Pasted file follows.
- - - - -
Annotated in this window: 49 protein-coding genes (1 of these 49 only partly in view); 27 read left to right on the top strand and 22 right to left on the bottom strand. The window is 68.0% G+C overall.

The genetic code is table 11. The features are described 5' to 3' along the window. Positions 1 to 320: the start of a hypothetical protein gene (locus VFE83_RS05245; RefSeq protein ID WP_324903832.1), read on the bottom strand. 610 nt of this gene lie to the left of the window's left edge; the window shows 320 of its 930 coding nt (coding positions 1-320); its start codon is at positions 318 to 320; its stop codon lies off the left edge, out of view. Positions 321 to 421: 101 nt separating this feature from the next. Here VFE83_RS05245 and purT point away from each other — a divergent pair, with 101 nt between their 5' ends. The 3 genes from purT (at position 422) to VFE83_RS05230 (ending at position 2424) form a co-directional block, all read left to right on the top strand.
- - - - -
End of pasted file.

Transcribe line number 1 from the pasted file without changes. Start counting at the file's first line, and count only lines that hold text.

Annotated in this window: 49 protein-coding genes (1 of these 49 only partly in view); 27 read left to right on the top strand and 22 right to left on the bottom strand. The window is 68.0% G+C overall.